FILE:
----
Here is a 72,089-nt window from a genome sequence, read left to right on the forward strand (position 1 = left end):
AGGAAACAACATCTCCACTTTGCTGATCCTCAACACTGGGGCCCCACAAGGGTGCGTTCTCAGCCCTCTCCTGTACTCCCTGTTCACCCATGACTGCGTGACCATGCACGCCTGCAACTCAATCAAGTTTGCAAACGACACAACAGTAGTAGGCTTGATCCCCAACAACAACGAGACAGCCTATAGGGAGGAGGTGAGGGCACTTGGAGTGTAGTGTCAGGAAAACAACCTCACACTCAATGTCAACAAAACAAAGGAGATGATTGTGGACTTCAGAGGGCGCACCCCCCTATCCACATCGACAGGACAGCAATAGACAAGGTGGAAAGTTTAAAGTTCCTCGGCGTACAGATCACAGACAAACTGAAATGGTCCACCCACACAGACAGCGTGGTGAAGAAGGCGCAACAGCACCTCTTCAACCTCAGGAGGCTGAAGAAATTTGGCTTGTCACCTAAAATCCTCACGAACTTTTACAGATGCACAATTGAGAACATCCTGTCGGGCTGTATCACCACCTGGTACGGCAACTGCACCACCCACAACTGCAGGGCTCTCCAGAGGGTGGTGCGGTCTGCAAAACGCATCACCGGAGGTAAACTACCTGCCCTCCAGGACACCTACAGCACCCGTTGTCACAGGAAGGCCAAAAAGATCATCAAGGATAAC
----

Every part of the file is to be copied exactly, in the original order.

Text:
Here is a 72,089-nt window from a genome sequence, read left to right on the forward strand (position 1 = left end):
AGGAAACAACATCTCCACTTTGCTGATCCTCAACACTGGGGCCCCACAAGGGTGCGTTCTCAGCCCTCTCCTGTACTCCCTGTTCACCCATGACTGCGTGACCATGCACGCCTGCAACTCAATCAAGTTTGCAAACGACACAACAGTAGTAGGCTTGATCCCCAACAACAACGAGACAGCCTATAGGGAGGAGGTGAGGGCACTTGGAGTGTAGTGTCAGGAAAACAACCTCACACTCAATGTCAACAAAACAAAGGAGATGATTGTGGACTTCAGAGGGCGCACCCCCCTATCCACATCGACAGGACAGCAATAGACAAGGTGGAAAGTTTAAAGTTCCTCGGCGTACAGATCACAGACAAACTGAAATGGTCCACCCACACAGACAGCGTGGTGAAGAAGGCGCAACAGCACCTCTTCAACCTCAGGAGGCTGAAGAAATTTGGCTTGTCACCTAAAATCCTCACGAACTTTTACAGATGCACAATTGAGAACATCCTGTCGGGCTGTATCACCACCTGGTACGGCAACTGCACCACCCACAACTGCAGGGCTCTCCAGAGGGTGGTGCGGTCTGCAAAACGCATCACCGGAGGTAAACTACCTGCCCTCCAGGACACCTACAGCACCCGTTGTCACAGGAAGGCCAAAAAGATCATCAAGGATAAC